Carnivore Diet Macros (Here Are the Ins and Outs)

Arianna Foster
Published by Arianna Foster
Last Updated On: December 4, 2023

I have been on a carnivore diet for years, and counting macros has always been a part of my journey.

It helps me understand where the calories come from and how they affect my body.

To get there, I had to solicit the help of my dietitian and scour through research to learn all the ins and outs.

The information I gathered is discussed in this article.

Keep on reading.

Quick Summary

  • Calculating macros in a carnivore diet helps optimize the macronutrient ratio for individual needs.
  • Tracking your macros using a notebook and a pen helps you memorize your standard macros faster than mobile apps.
  • You should ingest enough animal fat to avoid falling into rabbit starvation.
  • We've rounded up the best meat delivery services where you can purchase toxin and antibiotic-free meats.

Macro Percentages

A woman slicing a cooked meat on a plate

Macro tracking measures the number of grams of protein, carbohydrates, the fat you take in a day and the proportions in which you take them.

The animal-based diet excludes practically all carbohydrates, including those from plant foods, making it a form of a keto diet.

Eating high-fat carnivore foods that fit your keto macro ratios, like any other ketogenic diet, is vital for lowering the possibilities of adverse effects.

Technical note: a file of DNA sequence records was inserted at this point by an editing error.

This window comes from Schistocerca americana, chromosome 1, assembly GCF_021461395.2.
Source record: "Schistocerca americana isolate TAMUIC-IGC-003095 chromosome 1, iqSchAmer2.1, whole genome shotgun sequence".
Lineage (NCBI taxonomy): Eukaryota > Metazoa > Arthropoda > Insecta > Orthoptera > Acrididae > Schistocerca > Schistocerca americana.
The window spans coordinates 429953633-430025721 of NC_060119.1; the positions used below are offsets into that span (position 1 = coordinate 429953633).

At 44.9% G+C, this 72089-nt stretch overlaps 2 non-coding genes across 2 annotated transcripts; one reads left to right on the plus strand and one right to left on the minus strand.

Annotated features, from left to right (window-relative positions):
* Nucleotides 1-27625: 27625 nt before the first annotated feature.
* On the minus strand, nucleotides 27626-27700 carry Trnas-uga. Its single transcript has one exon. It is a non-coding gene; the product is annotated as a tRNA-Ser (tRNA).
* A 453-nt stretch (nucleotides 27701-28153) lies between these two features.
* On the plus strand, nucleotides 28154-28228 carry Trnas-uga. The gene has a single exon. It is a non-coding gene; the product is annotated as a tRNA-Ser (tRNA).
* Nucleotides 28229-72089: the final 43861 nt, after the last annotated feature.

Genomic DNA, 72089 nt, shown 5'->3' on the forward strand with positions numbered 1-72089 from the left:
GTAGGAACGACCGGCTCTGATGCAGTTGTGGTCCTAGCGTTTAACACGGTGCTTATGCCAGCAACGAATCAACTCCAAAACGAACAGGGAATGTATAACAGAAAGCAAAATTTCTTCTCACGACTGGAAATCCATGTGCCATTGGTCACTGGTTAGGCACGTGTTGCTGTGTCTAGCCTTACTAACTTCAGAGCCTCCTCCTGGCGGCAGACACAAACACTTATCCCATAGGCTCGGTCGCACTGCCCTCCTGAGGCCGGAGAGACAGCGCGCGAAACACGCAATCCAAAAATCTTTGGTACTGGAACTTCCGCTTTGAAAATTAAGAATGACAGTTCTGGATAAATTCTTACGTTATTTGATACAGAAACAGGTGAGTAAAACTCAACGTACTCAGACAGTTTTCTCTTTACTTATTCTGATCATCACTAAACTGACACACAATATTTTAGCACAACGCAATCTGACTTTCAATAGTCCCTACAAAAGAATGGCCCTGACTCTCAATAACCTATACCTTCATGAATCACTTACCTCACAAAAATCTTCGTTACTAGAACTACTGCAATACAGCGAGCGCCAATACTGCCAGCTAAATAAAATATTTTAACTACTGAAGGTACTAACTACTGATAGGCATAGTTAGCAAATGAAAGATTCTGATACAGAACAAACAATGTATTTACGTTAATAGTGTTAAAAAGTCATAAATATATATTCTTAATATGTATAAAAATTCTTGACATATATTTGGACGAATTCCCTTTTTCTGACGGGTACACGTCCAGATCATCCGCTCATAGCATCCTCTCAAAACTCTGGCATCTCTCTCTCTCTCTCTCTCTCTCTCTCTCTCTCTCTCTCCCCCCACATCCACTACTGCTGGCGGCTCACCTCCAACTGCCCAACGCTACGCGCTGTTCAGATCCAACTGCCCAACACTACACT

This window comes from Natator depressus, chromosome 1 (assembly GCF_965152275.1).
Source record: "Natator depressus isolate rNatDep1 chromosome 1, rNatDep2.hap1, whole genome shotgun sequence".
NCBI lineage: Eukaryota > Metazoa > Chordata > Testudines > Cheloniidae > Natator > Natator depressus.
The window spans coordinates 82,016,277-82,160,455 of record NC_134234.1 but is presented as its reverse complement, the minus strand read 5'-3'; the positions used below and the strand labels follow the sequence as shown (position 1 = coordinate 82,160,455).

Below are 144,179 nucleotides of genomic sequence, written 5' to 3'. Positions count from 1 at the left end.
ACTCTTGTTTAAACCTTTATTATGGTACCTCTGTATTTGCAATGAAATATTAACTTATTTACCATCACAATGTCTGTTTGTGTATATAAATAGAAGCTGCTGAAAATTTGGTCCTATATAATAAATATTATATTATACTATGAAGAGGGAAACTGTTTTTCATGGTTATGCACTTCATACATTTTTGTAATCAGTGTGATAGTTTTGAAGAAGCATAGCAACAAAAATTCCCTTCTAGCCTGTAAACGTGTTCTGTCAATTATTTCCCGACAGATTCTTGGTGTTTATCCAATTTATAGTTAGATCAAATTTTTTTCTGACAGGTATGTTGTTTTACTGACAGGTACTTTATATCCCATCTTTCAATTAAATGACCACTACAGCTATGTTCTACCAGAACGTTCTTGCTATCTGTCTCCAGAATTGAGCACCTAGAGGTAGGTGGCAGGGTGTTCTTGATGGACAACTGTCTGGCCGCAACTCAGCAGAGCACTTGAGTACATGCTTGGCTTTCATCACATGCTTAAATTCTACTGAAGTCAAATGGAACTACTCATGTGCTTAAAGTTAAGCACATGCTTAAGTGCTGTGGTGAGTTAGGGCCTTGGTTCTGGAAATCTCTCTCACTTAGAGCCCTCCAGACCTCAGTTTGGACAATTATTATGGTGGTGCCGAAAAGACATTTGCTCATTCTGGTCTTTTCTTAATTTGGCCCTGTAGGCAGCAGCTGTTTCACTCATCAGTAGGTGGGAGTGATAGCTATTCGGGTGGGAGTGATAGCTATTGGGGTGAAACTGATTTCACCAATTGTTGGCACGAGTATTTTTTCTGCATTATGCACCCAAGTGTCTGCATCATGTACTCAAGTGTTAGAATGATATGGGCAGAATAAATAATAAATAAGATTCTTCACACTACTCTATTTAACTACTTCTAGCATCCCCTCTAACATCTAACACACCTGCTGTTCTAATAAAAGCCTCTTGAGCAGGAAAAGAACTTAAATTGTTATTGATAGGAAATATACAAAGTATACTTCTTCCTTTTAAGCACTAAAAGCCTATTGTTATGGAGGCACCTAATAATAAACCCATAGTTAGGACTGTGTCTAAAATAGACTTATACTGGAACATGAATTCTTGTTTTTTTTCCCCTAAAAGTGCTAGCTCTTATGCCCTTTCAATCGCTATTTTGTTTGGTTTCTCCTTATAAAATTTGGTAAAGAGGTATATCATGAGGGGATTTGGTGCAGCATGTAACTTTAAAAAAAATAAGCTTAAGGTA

This is particularly true when transitioning from a standard diet to organ meats.

How to Track Carnivore Diet Macros?

A top view image of different meats

You should track carnivore diet macros by using similar percentages as conventional keto.

These are the ratios: 70-80% of calories come from fat, protein accounts for 15-30% of total calories, and carbohydrate calories range from 0 to 10%.

Tracking your carnivore macros, especially in writing, will:

  • Set you for long-term success.
  • Commit typical macros to memory faster than using an app.
  • Make room for intuitive eating.

Choose your optimal macronutrient ratio and then incorporate carnivore foods in your macros.

It works similarly to the If It Fits Your Macros (IIFYM) technique, except you only choose animal foods (rather than everything you desire, even junk food) and include them in your daily macros.

Here are several macronutrient splits that you may explore on a meat-only diet:

  • Zero carbs: 0% carbs, 20-65% protein, and 40% to 85% fat
  • Low-carb diet: 10-25% carbohydrates, 45-50% protein, and 35-50% fat
  • Moderate carbohydrate: 25-40% carbohydrates, 30-45% protein, and 35-40% fat
  • High-carbohydrate diet: 40-65% carbohydrates, 25-40% protein, and 20-35% fat

These micronutrient splits are just examples. I usually play around with my macros in the carnivore diet to try out new and different percentages, but I avoid eating too much protein, which may lead to protein poisoning.

"I aim for 1.5-2g of fat per gram of protein in my daily diet. I aim for about.8g of protein per pound of lean body weight every day. As a 170-pound man, this equates to around 140g of protein and 230-280g of fat per day!"